Source:Combustion and Flame, Volume 191
      Author(s): Yitong Zhai, Beibei Feng, Wenhao Yuan, Chengcheng Ao, Lidong Zhang
      In order to examine in detail the effect of C  C bond on the combustion chemistry of biodiesel fuels, two C4 fatty acid methyl esters (FAMEs) were investigated, namely methyl butanoate (MB) and methyl crotonate (MC). Pyrolysis experiments of these two FAMEs at 30, 150 and 780 Torr were conducted in a flow reactor over the temperature range of 773–1323 K, using gas chromatography-mass spectrometry. A number of pyrolysis species including C1 to C4 hydrocarbons, oxygenated products, esters and aromatics were observed and identified. A comprehensive kinetic model for MB and MC combustion was developed, and applied to validate against the new experimental data. In this work, peak mole fraction of benzene, as well as other unsaturated hydrocarbons in MC pyrolysis, was found to be in slightly higher amounts in comparison with that of MB. Kinetic modeling analysis revealed that the dominant formation pathway of benzene was the self-combination reaction of propargyl radical. Furthermore, the model was also validated against the previous experimental data on MB and MC combustion, including oxidation in jet stirred reactor, pyrolysis in shock tube and laminar premixed flame. This study suggests that the effect of C  C double bond in FAMEs might give rise to a growing tendency of initial PAH and soot precursors in the whole thermal decomposition process.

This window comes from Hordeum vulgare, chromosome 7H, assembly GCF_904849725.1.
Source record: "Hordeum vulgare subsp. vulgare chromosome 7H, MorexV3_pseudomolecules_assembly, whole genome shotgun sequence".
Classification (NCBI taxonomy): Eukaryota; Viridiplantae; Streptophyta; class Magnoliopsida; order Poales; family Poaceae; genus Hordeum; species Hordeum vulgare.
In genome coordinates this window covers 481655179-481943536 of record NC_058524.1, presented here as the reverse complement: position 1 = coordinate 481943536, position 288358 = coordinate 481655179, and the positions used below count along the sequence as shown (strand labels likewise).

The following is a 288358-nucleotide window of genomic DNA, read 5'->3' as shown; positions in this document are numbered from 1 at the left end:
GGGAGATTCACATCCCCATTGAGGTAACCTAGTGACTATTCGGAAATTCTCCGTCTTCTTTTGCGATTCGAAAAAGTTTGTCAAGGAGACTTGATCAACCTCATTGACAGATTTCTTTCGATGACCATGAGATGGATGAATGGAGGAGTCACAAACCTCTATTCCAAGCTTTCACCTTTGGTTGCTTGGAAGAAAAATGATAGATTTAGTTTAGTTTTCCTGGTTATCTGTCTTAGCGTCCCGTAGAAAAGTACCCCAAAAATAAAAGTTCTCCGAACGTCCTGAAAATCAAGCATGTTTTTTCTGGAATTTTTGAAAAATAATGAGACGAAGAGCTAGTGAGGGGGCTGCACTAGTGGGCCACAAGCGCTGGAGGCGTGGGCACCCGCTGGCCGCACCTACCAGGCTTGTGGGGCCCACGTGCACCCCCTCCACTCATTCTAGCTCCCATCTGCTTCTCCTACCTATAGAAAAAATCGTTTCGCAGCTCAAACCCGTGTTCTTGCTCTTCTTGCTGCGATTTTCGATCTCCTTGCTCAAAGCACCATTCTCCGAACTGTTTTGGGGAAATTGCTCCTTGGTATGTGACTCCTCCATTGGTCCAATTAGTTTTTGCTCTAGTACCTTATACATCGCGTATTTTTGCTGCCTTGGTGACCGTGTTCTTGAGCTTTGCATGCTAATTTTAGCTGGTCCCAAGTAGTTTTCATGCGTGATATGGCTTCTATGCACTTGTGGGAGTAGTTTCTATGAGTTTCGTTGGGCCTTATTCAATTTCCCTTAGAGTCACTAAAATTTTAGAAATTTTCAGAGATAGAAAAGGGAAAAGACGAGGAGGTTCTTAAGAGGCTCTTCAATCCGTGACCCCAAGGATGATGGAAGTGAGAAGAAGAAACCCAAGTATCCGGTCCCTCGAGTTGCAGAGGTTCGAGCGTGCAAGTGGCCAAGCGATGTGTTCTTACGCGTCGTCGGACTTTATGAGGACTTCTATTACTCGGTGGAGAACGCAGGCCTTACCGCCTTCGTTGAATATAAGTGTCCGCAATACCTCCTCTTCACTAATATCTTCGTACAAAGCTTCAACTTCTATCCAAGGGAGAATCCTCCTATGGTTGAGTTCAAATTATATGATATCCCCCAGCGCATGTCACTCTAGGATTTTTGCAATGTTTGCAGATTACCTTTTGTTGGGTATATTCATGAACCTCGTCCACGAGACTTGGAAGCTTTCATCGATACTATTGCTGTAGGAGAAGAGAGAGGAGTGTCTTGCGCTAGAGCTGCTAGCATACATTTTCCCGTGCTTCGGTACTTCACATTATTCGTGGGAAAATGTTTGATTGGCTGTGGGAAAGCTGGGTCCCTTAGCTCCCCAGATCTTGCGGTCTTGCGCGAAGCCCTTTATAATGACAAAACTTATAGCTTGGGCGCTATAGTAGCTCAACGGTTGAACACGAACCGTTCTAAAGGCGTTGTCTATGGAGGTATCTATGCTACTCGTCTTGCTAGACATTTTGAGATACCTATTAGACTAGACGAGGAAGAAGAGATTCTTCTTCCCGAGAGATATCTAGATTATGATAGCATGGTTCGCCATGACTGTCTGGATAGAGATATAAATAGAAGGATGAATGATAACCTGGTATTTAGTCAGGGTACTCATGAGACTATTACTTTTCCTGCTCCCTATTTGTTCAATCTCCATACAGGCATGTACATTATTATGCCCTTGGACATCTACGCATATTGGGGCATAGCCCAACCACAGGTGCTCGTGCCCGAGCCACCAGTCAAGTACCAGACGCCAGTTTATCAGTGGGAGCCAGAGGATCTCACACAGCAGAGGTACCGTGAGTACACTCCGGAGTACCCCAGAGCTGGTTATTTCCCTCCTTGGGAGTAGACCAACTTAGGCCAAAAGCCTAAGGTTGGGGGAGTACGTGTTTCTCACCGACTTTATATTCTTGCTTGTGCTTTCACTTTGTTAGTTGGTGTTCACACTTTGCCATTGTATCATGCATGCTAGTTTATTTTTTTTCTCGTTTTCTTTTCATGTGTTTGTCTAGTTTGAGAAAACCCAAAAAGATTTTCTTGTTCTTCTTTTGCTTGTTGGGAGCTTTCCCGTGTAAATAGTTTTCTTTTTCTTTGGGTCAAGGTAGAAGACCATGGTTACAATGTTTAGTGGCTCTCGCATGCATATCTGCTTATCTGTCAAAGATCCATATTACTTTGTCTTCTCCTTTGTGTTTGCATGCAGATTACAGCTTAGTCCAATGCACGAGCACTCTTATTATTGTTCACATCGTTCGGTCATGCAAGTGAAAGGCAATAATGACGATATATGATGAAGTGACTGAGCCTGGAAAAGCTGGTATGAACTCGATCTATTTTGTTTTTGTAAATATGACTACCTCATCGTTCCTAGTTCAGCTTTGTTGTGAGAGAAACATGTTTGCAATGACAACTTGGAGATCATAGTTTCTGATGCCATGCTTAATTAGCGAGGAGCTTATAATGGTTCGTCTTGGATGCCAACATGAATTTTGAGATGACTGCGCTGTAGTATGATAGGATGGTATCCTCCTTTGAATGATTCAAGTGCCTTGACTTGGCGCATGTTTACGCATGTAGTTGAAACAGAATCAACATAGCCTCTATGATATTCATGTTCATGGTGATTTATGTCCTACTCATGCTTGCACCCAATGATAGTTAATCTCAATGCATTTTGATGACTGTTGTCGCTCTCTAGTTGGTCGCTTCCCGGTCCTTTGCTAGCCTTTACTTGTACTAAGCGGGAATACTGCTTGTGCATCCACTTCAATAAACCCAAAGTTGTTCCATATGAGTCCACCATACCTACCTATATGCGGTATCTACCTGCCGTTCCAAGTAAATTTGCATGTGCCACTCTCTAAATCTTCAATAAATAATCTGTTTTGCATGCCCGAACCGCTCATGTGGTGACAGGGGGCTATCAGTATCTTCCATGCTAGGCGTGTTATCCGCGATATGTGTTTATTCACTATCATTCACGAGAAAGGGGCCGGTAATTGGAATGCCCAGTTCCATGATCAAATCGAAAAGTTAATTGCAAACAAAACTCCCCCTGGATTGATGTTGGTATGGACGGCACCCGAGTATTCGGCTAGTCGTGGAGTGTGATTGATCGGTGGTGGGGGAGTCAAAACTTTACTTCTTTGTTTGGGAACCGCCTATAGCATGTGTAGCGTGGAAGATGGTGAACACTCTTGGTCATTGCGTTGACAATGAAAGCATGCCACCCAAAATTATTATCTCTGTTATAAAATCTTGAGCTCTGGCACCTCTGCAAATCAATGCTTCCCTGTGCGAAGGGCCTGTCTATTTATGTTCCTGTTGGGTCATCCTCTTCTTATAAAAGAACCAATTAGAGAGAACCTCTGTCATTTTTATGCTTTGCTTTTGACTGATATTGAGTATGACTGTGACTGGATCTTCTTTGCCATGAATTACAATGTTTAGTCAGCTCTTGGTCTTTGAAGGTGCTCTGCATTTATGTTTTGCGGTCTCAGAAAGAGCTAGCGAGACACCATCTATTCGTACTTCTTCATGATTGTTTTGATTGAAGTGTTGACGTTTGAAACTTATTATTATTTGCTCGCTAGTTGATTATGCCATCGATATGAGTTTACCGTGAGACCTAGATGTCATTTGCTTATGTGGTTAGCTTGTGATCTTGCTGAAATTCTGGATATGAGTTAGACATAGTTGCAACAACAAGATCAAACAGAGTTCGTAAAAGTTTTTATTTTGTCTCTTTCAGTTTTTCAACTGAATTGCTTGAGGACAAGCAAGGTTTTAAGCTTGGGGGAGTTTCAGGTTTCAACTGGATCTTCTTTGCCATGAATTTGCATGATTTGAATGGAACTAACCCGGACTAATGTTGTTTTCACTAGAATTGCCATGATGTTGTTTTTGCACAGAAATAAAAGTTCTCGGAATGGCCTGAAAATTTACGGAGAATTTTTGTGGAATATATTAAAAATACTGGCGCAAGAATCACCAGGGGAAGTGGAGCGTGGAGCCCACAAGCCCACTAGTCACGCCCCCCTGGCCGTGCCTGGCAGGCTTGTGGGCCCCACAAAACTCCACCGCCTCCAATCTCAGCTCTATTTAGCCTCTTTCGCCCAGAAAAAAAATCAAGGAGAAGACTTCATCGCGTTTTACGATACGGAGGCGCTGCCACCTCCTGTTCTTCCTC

PubDate: 2018-02-05T09:13:59Z
       
  • Cool diffusion flames of butane isomers activated by ozone in the
           counterflow
    • Abstract: Publication date: May 2018
      Source:Combustion and Flame, Volume 191
      Author(s): Adamu Alfazazi, Abdullah Al-Omier, Andrea Secco, Hatem Selim, Yiguang Ju, S. Mani Sarathy